I've been brooding on something for a while, hesitant to write about it. But it's a quiet Sunday afternoon, so here goes.
Recently our magazine (more specifically, one of its most popular bloggers) was criticized for an anti-female bias. What sparked the criticism was the blogger's post listing the year's most "shocking" quotations about the future. What shocked some readers was the fact that all the individuals quoted were male. The inference from this omission was that the blogger--and hence the World Future Society--was telling women to shut up.
My response, from an editor's point of view, is that it's more appropriate to judge the content of a post than the gender of its author. I extend that courtesy to the author of the blog post, who was excited by the ideas of the people he quoted, all of whom happened to be male.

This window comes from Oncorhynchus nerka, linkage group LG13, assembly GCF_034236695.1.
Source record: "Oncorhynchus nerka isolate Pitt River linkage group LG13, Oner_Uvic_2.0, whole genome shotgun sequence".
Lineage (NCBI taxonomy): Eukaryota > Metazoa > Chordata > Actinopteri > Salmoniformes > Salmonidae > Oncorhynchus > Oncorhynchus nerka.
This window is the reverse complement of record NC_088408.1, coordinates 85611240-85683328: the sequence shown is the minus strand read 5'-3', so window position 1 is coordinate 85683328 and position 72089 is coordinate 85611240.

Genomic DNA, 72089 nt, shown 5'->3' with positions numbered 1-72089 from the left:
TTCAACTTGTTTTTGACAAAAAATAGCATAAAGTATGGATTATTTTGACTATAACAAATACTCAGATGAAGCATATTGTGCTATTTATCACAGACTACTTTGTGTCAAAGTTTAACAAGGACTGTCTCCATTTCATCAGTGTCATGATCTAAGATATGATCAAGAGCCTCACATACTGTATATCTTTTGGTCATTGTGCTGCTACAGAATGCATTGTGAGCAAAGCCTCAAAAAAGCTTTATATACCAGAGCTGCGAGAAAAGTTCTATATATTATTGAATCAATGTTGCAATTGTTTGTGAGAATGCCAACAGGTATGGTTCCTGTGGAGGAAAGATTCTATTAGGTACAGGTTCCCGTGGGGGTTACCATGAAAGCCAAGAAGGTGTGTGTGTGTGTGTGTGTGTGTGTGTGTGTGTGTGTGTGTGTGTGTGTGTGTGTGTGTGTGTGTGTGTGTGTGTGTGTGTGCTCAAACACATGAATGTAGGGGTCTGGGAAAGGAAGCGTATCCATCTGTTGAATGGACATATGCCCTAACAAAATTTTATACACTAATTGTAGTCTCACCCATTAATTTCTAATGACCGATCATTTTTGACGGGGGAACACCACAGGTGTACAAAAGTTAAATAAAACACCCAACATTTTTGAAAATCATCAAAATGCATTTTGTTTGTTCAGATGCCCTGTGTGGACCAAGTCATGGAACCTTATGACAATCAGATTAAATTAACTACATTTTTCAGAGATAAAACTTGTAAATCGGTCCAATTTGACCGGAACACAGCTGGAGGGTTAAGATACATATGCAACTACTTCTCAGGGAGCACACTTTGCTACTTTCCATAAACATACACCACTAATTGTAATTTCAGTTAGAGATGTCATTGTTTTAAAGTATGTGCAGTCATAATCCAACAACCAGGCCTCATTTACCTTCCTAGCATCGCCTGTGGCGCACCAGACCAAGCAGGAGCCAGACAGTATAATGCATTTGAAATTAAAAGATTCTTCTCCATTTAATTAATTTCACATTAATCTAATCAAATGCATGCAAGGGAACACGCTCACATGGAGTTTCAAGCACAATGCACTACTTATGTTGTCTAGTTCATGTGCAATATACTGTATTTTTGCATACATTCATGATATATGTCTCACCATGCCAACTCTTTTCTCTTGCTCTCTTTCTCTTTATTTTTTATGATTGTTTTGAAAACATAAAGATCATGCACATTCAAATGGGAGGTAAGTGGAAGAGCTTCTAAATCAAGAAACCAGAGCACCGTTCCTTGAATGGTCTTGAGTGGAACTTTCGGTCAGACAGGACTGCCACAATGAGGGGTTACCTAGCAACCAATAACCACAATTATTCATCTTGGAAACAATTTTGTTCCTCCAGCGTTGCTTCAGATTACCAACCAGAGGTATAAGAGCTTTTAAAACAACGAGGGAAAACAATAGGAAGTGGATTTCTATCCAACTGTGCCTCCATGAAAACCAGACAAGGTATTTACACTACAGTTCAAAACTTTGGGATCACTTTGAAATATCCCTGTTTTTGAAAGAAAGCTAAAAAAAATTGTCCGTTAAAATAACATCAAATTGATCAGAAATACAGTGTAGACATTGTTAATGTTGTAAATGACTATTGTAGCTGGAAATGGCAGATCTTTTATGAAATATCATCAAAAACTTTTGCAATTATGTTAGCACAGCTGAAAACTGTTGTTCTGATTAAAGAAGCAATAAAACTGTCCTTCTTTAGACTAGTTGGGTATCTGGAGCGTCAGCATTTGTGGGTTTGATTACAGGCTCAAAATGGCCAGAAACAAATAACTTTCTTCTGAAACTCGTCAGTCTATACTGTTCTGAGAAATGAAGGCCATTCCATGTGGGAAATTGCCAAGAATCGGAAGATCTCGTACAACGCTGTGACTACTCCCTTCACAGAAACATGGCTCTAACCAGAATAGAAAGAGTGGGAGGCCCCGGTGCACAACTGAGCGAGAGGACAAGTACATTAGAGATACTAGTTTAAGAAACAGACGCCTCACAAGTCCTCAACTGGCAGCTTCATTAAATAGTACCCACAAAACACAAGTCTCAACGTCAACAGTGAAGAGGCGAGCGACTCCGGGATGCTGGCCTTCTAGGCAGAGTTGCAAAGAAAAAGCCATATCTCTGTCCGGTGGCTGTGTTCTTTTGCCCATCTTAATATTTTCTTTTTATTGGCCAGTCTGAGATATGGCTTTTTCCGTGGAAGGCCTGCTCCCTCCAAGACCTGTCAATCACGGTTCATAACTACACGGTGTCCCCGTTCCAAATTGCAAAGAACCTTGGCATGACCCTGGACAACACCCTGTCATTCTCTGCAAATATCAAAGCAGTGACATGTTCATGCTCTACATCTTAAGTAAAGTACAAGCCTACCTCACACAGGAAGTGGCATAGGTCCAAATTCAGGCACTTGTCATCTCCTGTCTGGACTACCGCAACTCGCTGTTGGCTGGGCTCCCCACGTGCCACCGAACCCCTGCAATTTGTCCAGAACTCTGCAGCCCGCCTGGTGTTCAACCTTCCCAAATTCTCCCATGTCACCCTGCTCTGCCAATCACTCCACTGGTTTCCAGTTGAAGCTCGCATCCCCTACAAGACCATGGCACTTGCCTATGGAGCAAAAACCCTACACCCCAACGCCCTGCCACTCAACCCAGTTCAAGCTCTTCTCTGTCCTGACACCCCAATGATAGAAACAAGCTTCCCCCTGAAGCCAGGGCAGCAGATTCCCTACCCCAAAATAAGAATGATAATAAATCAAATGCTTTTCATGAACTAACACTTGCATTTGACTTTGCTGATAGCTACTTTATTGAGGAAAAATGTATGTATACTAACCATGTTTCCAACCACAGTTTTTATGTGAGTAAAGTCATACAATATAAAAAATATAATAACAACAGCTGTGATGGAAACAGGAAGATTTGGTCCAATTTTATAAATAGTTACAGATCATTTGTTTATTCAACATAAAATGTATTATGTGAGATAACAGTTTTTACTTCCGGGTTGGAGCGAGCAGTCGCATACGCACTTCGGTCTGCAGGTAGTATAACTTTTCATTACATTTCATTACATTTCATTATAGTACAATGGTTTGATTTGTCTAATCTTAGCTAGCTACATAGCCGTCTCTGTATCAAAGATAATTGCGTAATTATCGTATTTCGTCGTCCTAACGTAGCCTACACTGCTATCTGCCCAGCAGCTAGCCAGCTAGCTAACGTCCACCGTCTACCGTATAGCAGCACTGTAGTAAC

Yet, the truth is, most of our articles are written by men. (They're also mostly written by Americans. And by people over the age of 50.) Why? Women have the exact same opportunity to contribute to our publications and our conferences as men do. We demand three things:
1. The article must have something interesting, useful, and important to say about the future.
2. The article must be based on facts, even if it is largely an opinion piece. I have no interest in wasting readers' time with material submitted by the Dean of the Department of Making Stuff Up.